Full Text of Komodo Breeding Article [longish]

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Full Text of Komodo Breeding Article [longish]

Post by Phil Av » Mon, 28 Aug 1995 04:00:00



The following is an article I wrote which will appear in the Sep. 1995
newsletter of the League of Florida Herpetological Societies.  Any
criticisms, suggestions, or comments are very welcome.--Phil

      KOMODO  CONTROVERSY:    
   FERTILE  FEMALE  DRAGON
   WILL  NO  LONGER  BE  BRED

By Philip Averbuck,
  --Special to the League of Florida Herpetological Societies--

        Dale Marcellini, Curator of Reptiles at the National Zoo in
Washington, D.C., has confirmed a rumor that many reptile enthusiasts had
feared:  the Zoo is ending the breeding career of its famous female Komodo

Dragon, Sobot, and has even consented to the "sacrifice" of her last 10
fertile
eggs, for genetic research.

        In two wide-ranging interviews, Marcellini provided details on the

future of the captive-breeding program at the Zoo, as well as the concerns
of
Zoo officials that one fertile female appears to be flooding the country
with
hatchlings.  This concern lead to the decision to prevent Sobot from
breeding
again.

        The National Zoo's Animal Welfare Committee made this
controversial
decision in an attempt to expand the genetic diversity of Komodo monitors
outside of Indonesia, said Marcellini.  All of the 57 Komodo dragons
hatched
in the US have come from eggs laid by Sobot.  She is the only Komodo
dragon ever known to have laid viable eggs outside of Indonesia.  But,
said
Marcellini, "We won't breed our female again."

        The Zoo has sent Sobot's last ten fertile eggs to Professor Tim
Gross,
at the University of Florida at Gainesville.  Says Marcellini: "We want to
help
Prof. Gross to validate his sexing method, which uses the albumen of the
egg.  
Such a technique would enable us to determine the sex of the animal early.

By knowing the sex of the animals as hatchlings, we can be much more
efficient in our captive breeding programs, placing hatchlings
appropriately.  
It is extremely difficult to sex Komodo dragons accurately."

        Marcellini also pointed out that Prof. Gross's technique, if
validated,
"will allow us to go back and confirm our own albumen specimens," which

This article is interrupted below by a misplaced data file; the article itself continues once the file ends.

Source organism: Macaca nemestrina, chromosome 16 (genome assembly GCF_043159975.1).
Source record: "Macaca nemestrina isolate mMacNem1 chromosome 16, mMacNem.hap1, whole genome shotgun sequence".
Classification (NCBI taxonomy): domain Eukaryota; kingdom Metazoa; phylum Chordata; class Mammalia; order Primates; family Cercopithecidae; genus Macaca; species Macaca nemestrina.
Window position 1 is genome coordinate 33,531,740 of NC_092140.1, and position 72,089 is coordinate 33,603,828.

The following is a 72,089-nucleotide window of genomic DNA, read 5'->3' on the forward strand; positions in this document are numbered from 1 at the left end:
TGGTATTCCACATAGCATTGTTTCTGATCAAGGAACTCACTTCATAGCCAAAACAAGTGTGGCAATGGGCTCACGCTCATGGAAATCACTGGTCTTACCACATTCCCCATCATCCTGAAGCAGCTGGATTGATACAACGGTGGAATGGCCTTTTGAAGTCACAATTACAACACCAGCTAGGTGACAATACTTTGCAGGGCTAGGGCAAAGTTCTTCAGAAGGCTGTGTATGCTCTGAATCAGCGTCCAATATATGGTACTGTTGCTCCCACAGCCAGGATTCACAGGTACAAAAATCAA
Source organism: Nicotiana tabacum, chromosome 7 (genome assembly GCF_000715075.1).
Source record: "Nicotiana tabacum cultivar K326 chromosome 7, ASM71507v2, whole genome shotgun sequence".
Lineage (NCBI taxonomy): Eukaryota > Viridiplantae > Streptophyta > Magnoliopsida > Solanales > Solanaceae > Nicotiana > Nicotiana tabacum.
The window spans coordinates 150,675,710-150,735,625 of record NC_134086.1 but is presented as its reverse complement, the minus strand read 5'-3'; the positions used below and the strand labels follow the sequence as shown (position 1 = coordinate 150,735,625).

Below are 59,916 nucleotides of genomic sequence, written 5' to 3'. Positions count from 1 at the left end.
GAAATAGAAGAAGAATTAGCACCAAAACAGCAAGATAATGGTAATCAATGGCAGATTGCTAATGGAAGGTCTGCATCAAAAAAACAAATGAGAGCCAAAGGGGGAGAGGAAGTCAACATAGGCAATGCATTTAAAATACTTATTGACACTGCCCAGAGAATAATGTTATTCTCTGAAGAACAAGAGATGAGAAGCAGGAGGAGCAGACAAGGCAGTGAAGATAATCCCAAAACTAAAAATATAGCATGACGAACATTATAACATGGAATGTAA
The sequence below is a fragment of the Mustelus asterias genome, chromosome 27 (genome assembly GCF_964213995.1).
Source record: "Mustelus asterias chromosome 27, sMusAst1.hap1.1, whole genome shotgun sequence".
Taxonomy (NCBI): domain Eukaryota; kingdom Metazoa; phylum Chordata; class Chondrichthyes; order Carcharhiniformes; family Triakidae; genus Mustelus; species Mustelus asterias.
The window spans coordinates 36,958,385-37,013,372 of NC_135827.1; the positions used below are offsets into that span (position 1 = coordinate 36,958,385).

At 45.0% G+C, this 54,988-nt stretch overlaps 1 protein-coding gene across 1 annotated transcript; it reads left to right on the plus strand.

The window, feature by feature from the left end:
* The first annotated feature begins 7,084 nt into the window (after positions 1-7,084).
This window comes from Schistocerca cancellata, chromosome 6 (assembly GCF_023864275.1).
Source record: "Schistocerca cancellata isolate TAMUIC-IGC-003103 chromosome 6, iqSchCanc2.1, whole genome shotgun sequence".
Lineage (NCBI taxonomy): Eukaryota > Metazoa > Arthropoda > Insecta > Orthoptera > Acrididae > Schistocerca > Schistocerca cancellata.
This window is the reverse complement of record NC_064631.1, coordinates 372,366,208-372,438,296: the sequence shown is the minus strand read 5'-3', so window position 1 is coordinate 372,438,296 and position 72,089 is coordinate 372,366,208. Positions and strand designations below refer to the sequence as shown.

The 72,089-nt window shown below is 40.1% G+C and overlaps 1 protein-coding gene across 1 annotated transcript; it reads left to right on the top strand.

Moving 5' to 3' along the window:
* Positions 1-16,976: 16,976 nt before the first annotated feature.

had been takes as samples from earlier Zoo clutches.  The Zoo will then be

able to retroactively determine the sex of the hatchlings it has produced.

        Marcellini emphasized that the eggs would be "sacrificed humanely.

We don't want to get within less than a month of the projected hatching
date
before they are sacrificed."  He did not provide details of how the eggs
would
be sacrificed, but he did say the method was chosen in consultation with a

number of professional herpetologists.

        The National Zoo plans to trade juvenile Komodos with two other
Zoos--the Ueno Zoo in Japan, and another in Germany--for *** female
Komodo dragons to bring to the United States.  These animals will be
entered
into the National Zoo's so-far-uniquely successful breeding program.  The
plan is to introduce two new ***lines into the stock of captive Komodo
dragons in the US.

        "We just have too many hatchlings from our female," said
Marcellini.  
"The point is to reduce the number of hatchlings from her."  He is also
concerned that the United States may soon have too many Komodo dragons
in captivity, irrespective of source.  "There's really not that many
facilities
that can display these animals properly and humanely," he said.

        Marcellini hopes the "new" dragons will arrive in the US in the
next 4
to 6 months.  Their importation has been an ordeal;  "You've got more
paperwork than you've got dragons," he quipped.

        Marcellini commented on the unique success of the National Zoo's
Komodo monitor breeding program.  "We seem to have the recipe.  We really
keep them hot.  We don't have the biggest enclosure, but we sure keep it
hot,
and they seem to like the dirt substrate.  On the other hand, it could be
that
we just found a great female," he added.